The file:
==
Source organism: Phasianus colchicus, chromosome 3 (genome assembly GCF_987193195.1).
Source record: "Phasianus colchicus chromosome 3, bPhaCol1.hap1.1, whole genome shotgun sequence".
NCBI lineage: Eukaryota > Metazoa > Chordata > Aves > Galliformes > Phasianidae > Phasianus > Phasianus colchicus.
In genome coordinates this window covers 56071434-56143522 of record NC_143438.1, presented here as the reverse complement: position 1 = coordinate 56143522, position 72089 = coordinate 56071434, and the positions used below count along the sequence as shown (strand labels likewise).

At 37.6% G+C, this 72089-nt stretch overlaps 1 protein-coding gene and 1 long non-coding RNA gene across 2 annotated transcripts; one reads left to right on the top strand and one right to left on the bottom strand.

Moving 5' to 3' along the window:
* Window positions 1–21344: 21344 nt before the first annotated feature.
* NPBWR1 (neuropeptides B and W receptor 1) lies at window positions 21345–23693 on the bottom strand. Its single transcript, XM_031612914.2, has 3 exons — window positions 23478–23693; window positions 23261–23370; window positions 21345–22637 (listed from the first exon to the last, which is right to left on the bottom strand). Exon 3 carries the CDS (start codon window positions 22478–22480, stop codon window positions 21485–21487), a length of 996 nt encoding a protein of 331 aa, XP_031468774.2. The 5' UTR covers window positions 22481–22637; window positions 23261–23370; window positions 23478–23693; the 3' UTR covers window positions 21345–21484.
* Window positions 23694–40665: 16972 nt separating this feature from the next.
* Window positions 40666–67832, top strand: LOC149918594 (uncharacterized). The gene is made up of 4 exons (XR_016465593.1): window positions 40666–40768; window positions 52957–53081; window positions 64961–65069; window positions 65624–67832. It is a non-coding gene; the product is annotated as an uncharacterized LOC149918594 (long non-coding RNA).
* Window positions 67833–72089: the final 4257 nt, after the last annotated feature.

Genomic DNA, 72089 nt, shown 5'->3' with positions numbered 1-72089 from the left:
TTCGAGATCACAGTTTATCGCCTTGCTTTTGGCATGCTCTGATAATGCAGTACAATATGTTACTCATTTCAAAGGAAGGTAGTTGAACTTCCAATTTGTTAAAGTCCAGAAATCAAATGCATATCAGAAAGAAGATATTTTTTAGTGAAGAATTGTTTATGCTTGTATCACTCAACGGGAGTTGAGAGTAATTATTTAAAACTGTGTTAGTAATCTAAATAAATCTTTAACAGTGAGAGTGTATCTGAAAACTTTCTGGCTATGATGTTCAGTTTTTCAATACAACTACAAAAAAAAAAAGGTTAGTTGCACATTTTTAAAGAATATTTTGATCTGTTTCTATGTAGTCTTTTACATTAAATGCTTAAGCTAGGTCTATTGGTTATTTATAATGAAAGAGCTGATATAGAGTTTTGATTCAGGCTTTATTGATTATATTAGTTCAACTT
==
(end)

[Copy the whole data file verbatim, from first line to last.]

Source organism: Phasianus colchicus, chromosome 3 (genome assembly GCF_987193195.1).
Source record: "Phasianus colchicus chromosome 3, bPhaCol1.hap1.1, whole genome shotgun sequence".
NCBI lineage: Eukaryota > Metazoa > Chordata > Aves > Galliformes > Phasianidae > Phasianus > Phasianus colchicus.
In genome coordinates this window covers 56071434-56143522 of record NC_143438.1, presented here as the reverse complement: position 1 = coordinate 56143522, position 72089 = coordinate 56071434, and the positions used below count along the sequence as shown (strand labels likewise).

At 37.6% G+C, this 72089-nt stretch overlaps 1 protein-coding gene and 1 long non-coding RNA gene across 2 annotated transcripts; one reads left to right on the top strand and one right to left on the bottom strand.

Moving 5' to 3' along the window:
* Window positions 1–21344: 21344 nt before the first annotated feature.
* NPBWR1 (neuropeptides B and W receptor 1) lies at window positions 21345–23693 on the bottom strand. Its single transcript, XM_031612914.2, has 3 exons — window positions 23478–23693; window positions 23261–23370; window positions 21345–22637 (listed from the first exon to the last, which is right to left on the bottom strand). Exon 3 carries the CDS (start codon window positions 22478–22480, stop codon window positions 21485–21487), a length of 996 nt encoding a protein of 331 aa, XP_031468774.2. The 5' UTR covers window positions 22481–22637; window positions 23261–23370; window positions 23478–23693; the 3' UTR covers window positions 21345–21484.
* Window positions 23694–40665: 16972 nt separating this feature from the next.
* Window positions 40666–67832, top strand: LOC149918594 (uncharacterized). The gene is made up of 4 exons (XR_016465593.1): window positions 40666–40768; window positions 52957–53081; window positions 64961–65069; window positions 65624–67832. It is a non-coding gene; the product is annotated as an uncharacterized LOC149918594 (long non-coding RNA).
* Window positions 67833–72089: the final 4257 nt, after the last annotated feature.

Genomic DNA, 72089 nt, shown 5'->3' with positions numbered 1-72089 from the left:
TTCGAGATCACAGTTTATCGCCTTGCTTTTGGCATGCTCTGATAATGCAGTACAATATGTTACTCATTTCAAAGGAAGGTAGTTGAACTTCCAATTTGTTAAAGTCCAGAAATCAAATGCATATCAGAAAGAAGATATTTTTTAGTGAAGAATTGTTTATGCTTGTATCACTCAACGGGAGTTGAGAGTAATTATTTAAAACTGTGTTAGTAATCTAAATAAATCTTTAACAGTGAGAGTGTATCTGAAAACTTTCTGGCTATGATGTTCAGTTTTTCAATACAACTACAAAAAAAAAAAGGTTAGTTGCACATTTTTAAAGAATATTTTGATCTGTTTCTATGTAGTCTTTTACATTAAATGCTTAAGCTAGGTCTATTGGTTATTTATAATGAAAGAGCTGATATAGAGTTTTGATTCAGGCTTTATTGATTATATTAGTTCAACTT